Rice Cultivation

c. 7000 BCE

FEEDING ASIA. Rice is among the oldest and world’s most important economic botanical food crop. It is the largest source of calories for the 3.3 billion people of Asia, providing 35–80 percent of their total caloric intake. But, while rice is nutritious, it is not sufficient to serve as the main food source. The worldwide popularity of rice as a food is attributed, in part, to its ability to be grown in areas as varied as flooded plains to deserts and in all continents, except Antarctica. China and India are the major rice-producing and consuming countries.

Some 12,000–16,000 years ago, rice grains were initially gathered and consumed by prehistoric people in the world’s humid tropical and subtropical regions. Wild cultivated prototypes of rice, which descended from wild grasses, are members of the taxon family Poaceae (also calledGramineae). Based on genetic evidence, recent reports reveal that rice cultivation first occurred in China between 8,200 and 13,500 years ago. From China, cultivation spread to India, then to western Asia and Greece, brought by the armies of Alexander the Great in 300 BCE. The most popular cultivated rices are Oryza satliva japonica (Asian rice and, by far, the most common) and Oryza glaberrima indica (African rice), both of which were domesticated from a common origin.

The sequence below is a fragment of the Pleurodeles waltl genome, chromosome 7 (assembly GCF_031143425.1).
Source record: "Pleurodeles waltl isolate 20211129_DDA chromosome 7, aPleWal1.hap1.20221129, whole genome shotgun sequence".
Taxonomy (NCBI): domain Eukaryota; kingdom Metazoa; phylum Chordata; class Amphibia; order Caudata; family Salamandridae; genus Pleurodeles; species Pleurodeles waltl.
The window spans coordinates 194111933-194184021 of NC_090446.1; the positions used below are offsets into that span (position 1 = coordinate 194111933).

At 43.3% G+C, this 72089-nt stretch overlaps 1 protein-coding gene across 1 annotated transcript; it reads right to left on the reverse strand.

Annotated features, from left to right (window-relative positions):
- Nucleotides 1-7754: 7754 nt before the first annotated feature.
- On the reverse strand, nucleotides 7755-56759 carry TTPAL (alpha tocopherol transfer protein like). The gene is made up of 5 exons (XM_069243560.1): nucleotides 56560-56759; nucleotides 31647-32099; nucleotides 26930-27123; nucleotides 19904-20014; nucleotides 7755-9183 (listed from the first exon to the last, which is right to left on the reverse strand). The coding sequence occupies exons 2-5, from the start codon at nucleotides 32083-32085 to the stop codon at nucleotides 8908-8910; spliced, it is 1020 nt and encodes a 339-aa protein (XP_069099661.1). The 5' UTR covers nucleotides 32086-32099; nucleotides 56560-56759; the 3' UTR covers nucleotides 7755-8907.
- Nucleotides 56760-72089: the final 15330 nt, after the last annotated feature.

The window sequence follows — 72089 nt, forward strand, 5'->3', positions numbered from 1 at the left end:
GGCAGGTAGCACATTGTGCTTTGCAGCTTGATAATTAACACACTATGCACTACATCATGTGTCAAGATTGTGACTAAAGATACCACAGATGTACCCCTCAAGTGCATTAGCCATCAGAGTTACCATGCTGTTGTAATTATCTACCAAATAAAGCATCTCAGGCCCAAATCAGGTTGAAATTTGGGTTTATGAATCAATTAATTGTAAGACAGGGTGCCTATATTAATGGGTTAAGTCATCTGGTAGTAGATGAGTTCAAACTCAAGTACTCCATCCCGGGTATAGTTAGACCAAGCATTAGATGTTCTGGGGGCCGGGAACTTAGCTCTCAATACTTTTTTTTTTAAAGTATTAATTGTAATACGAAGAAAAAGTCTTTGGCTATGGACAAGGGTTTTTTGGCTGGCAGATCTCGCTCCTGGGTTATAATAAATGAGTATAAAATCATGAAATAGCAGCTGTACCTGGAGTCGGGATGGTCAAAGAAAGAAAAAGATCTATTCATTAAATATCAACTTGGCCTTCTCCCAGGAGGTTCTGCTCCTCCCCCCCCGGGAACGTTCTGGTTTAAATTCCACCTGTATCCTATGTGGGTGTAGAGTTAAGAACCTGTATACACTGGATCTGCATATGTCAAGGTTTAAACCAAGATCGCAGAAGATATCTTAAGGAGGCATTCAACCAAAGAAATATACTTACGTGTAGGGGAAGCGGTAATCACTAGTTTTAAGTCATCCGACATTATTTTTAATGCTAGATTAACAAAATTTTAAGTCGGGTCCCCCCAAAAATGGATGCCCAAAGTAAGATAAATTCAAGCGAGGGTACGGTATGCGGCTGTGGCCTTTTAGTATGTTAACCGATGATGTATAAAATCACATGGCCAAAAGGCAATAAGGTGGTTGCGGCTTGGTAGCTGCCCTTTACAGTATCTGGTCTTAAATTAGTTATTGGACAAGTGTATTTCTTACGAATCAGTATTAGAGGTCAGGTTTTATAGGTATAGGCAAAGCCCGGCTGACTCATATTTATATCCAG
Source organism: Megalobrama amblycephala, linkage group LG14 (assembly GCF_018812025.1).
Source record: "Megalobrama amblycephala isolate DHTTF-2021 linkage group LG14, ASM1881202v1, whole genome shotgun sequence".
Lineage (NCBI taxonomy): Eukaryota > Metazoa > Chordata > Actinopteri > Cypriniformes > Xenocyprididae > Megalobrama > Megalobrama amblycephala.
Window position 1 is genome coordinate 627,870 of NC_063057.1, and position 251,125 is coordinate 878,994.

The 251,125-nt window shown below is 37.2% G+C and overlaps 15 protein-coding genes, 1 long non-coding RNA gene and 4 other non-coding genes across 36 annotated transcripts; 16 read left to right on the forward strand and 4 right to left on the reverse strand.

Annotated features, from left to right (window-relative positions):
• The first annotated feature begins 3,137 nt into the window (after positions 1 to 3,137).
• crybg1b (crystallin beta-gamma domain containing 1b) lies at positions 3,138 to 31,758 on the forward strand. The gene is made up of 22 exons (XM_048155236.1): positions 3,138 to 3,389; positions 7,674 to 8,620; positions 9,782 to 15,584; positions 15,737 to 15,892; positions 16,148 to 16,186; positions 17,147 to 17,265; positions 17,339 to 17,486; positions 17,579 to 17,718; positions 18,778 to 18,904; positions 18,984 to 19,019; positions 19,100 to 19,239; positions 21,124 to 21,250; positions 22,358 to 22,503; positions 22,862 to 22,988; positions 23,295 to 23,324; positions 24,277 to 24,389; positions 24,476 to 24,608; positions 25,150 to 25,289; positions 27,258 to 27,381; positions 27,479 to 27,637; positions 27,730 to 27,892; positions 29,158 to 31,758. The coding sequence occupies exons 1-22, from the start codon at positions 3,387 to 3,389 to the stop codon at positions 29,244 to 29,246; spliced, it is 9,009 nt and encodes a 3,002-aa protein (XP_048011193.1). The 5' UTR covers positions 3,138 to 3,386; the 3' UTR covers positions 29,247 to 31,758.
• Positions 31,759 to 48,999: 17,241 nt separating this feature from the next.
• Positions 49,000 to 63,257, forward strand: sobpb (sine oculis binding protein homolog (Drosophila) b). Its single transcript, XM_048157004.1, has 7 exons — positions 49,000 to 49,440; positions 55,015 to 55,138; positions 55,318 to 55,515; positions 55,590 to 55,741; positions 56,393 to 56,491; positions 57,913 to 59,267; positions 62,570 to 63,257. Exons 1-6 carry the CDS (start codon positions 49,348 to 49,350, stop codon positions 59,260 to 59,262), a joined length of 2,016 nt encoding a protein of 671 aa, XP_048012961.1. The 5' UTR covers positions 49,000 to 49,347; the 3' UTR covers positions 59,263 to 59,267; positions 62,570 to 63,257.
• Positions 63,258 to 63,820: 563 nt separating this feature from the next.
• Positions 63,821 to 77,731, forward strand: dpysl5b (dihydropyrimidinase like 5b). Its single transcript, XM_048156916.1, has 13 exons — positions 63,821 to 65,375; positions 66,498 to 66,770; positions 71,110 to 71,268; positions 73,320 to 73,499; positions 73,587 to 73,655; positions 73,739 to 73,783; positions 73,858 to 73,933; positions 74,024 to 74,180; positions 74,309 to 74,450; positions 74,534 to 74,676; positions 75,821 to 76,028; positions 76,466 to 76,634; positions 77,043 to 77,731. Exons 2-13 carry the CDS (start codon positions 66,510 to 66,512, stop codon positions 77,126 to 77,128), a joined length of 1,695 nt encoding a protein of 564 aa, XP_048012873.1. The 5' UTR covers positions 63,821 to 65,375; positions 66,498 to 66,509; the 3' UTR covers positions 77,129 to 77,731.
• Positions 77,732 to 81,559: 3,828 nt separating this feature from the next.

The rice plants have an outer coating that protects the rice grain, the fruit of the plant. Seeds are milled to remove the chaff (outer husk) to produce brown rice. If milling is continued, and the rest of the husk and grain removed, white rice is left. Brown rice is more nutritious, containing proteins, minerals, and thiamine (vitamin B1), while white rice mainly contains carbohydrates and is virtually devoid of thiamine. Beriberi results from a nutritional deficiency in thiamine, which has been historically endemic in Asian populations, who favor polished white rice because it has a longer shelf life and is not historically associated with poverty. Among cereals, rice is low in sodium and fat, and free of cholesterol, making it a healthy food choice.

SEE ALSO: Wheat: The Staff of Life (c. 11,000 BCE), Agriculture (c. 10,000 BCE), Botany (c. 320 BCE), Vitamins and Berberi (1912), Albumin from Rice (2011).

Rice is the world’s most important food crop and provides the greatest proportion of calories to the people of Asia. Although this crop is typically grown on flooded plains, such as this one in Thailand, it can also be cultivated in deserts.